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Boris Christoff
CD 1 Italian Opera
CD 2 Russian Opera

CD 3 Russian Songs and Sacred Music
Boris Christoff (bass) with piano acc, orchestras and choir
rec. 1949 – 1955
[3 CDs: 70:19 + 71:56 + 72:25]

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Boris Christoff
CD 1 [70:19] Italian Opera
Wolfgang Amadeus MOZART (1756 – 1791)
Don Giovanni
1. Madamina! Il catalogo e questo [5:35]
Antonio CALDARA (1670 – 1736)
2. Come raggio di sol [3:12]
Vincenzo BELLINI (1801 – 1835)
3. Ite sul colle [10:13]
La sonnambula
4. Il mulino! Il fonte! … Vi ravviso [5:00]
Giuseppe VERDI (1813 – 1901)
5. Sperate, o figli! … D’Egitto la sui lidi [4:58]
6. Oh chi piange? … Del futuro nel bujo discerno [4:47]
La forza del destino
7. Il santo nome di Dio [6:54]
Simon Boccanegra
8. A te l’estremo addio … Il lacerate spirito [5:53]
9. Che mai veggio! … Infelice … L’offeso onor [6:50]
Don Carlo
10. Ella giammai m’amo … Dormiro sol [9:14]
Arrigo BOITO (1847 – 1918)
11. Ave Signor! [3:55]
12. Son lo spirito che nega [3:48]

CD 2 [71:56]
Russian Opera
Modest MUSSORGSKY (1839 – 1881)
Boris Godunov
1. Prologue: Coronation Scene [10:53]
2. Act 1. Pimen’s monologue [5:52]
3. Act 1. Varlaam’s song [2:33]
4. Act 2. Boris’s monologue [6:05]
5. Act 2. Clock scene [3:58]
6. Act 4. Farewell and Death of Boris [11:46]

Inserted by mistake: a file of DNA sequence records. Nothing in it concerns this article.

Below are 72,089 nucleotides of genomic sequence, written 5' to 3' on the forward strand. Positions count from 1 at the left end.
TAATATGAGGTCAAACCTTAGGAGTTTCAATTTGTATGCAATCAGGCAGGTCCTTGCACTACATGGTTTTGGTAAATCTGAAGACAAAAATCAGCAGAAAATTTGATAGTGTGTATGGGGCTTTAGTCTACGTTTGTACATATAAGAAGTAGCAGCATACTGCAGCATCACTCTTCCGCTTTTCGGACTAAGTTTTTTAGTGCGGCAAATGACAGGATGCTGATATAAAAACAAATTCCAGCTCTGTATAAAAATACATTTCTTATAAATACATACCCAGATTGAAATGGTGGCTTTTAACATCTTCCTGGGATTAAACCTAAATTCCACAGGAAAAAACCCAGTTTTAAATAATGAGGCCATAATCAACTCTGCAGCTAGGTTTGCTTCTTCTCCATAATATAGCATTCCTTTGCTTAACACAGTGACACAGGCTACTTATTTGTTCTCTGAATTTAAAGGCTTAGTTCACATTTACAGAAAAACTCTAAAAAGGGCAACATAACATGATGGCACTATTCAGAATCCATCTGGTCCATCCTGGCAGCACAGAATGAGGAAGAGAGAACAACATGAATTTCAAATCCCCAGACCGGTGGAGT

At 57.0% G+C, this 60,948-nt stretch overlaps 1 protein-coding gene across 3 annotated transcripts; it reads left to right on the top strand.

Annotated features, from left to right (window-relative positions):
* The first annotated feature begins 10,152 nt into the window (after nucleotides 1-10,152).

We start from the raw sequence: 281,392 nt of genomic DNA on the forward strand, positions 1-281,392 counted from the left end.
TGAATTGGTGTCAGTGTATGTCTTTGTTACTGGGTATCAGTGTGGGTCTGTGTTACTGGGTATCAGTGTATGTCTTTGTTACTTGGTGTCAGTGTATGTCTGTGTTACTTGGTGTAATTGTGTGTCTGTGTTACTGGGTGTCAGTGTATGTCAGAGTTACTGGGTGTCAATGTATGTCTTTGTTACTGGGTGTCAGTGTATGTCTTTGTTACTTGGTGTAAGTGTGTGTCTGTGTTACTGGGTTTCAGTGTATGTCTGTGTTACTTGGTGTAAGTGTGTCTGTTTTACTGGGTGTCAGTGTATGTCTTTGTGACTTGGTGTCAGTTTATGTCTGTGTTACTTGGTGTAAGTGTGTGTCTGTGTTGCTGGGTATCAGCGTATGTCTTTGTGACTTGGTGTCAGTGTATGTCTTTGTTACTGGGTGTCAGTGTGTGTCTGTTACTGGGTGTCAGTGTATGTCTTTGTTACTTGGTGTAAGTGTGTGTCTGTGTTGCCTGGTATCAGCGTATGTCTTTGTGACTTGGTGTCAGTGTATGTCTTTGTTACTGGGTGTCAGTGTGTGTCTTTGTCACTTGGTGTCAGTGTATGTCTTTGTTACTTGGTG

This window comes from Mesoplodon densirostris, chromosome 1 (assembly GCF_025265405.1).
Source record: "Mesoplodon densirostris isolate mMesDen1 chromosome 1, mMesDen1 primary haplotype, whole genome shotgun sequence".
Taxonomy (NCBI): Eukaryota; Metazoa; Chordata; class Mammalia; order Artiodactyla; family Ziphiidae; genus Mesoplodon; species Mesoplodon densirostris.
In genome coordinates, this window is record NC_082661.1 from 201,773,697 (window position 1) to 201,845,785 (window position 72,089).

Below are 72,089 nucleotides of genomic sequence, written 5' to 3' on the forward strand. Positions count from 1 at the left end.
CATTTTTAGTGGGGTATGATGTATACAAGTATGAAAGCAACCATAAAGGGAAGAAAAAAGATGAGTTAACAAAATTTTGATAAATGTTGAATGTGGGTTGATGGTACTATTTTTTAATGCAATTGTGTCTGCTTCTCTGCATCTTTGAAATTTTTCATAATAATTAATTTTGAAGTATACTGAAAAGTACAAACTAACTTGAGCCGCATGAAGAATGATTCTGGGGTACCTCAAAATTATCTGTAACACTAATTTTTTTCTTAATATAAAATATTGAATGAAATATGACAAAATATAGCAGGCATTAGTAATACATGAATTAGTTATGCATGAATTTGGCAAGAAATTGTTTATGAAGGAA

7. Dosifey’s aria [6:22]
Nikolai RIMSKY-KORSAKOV (1844 – 1908)
8. Song of the Viking Merchant [3:46]
The Legend of the Invisible City of Kitezh
9. O vain illusion [4:27]
Pyotr TCHAIKOVSKY (1840 – 1893)
Eugene Onegin
10. Everyone knows love on earth [4:55]
Alexander BORODIN (1833 – 1887)
Prince Igor
11. Prince Galitsky’s aria [3:52]
12. Konchak’s aria [7:23]

CD 3 [72:25]
Russian Songs and Sacred Music
Alexander SEROV (1820 – 1871)
1. Shrove Tuesday [4:39]
Traditional Songs
2. Song of the lumberjacks [5:00]
3. The Bandore [3:29]
4. Down Peterskaya Street [2:13]
5. Going down the Volga [3:40]
6. The lonely autumn night [5:22]
7. Psalm 137. By the waters of Babylon [5:25]
Mikhail STROKINE (1832 – 1887)
8. Prayer to St. Simeon [2:36]
Pavel CHESNOKOV (1877 – 1944)
9. Lord have mercy on our people [4:00]
10. The song of the twelve robbers [5:56]
Alexander GRECHANINOV (1864 – 1956)
11. Litany [6:02]
12. Siberian prisoner’s song [4:17]
Songs and Dances of Death